Tribes of South Garo Hills District
They then branched out into a number of sub-tribes, and the main body under the legendary leader, Along Noga, occupied Nokrek, the highest peak in Garo Hills. A'Chik is the general title used for the various groups of people after the division of the race. The title is used to denote different groups such as the Ambeng, Atong, Akawe (or Awe), Matchi, Chibok, Chisak Megam or Lyngngam, Ruga, Gara-Ganching who inhabit the greater portion of the present Garo Hills. But the name applies also to the groups of Garos scattered at the neighbouring places in Assam, Tripura, Nagaland and Mymensing in Bangladesh.
Though the main feature of their traditional political setup, social institutions, and marriage systems, inheritance of properties, religion and beliefs are common, it is observed that as these units were isolated from one another; they have developed their own separate patterns. They also speak different dialects. Also their traditional songs, dances, music differ from each other. The song, dances and music are mostly associated with traditional religious functions and ceremonies.
Society of South Garo Hills District
The Garos have a matrilineal society where children adopt their mother clan. The simplest pattern of Garo family consists of the husband, wife and children. The family increases with the marriage of the heiress, generally the youngest daughter. She is called Nokna and her husband Nokrom. The bulk of family property is bequeathed upon the heiress and other sisters receive fragments but are entitled to use plots of land for cultivation and other purposes. The other daughters go away with their husbands after their marriage to form a new and independent family. This aspect of family structure remains the same even in urban areas. The Garo household utensils are simple and limited. They consist mainly of cooking pots, large earthen vessels for brewing liquor, the pestle and the mortal with which paddy is husked. They also use bamboo baskets of different shapes and sizes. The Garos have their own weapons. One of the principal weapons is two-edge sword called Milam made of one piece of iron form hilt to point. There is a cross-bar between the hilt and the blade where attached a bunch of cow's tail-hair. Other types of weapons are shields, Spear, Bows and Arrows, Axes, Daggers etc.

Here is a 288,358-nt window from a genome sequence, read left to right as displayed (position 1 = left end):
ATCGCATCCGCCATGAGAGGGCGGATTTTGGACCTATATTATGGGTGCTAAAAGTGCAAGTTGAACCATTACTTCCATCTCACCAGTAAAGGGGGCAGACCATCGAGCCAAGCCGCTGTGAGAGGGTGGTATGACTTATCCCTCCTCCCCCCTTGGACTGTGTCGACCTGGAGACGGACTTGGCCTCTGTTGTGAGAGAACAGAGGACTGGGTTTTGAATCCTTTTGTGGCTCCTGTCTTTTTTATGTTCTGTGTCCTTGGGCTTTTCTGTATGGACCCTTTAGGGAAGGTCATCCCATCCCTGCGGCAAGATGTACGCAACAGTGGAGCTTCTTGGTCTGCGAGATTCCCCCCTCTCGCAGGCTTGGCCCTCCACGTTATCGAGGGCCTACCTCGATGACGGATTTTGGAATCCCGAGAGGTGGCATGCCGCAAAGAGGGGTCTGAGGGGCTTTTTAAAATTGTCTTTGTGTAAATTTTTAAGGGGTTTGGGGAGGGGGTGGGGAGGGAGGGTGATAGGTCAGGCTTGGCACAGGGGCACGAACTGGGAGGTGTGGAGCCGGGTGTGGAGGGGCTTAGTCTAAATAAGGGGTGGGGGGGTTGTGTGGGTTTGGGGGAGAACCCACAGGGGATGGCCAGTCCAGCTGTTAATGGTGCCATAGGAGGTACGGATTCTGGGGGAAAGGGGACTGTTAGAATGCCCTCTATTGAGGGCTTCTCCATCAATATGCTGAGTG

The important ones are the Chatchis named Marak, Momin and Sangma. Of these again, the Marak and the Sangma Chatchis have a wider membership; it has been estimated that more than half of all the Garos belong to one or the other. The earlier practice of Chatchi exogamy is to a large extent still strictly observed. The majority of Garos still hold that a member of a particular "Chatchi" should not marry a member of the same Chatchi. For example, most Sangmas would shrink from marrying older Sangmas. The practice may be crumbling to some extent in urban society. Marriage within a Chatchi subdivision, or ma'chong as it is called, is on the other hand, scrupulously avoided, such a marriage being tantamount to incest. This, to a Garo, is a serious breach of moral laws which will draw upon the guilty person's divine punishment, like being killed by wild animals or struck by lightning. Although a modernized Manda Sangma may not shrink from marrying an A'gitok Sangma, he will not think of marrying another Manda Sangma. The several Chatchis are subdivided into a large number of ma 'chongs. As far as is known, no one has attempted to list the names of all the ma'chongs.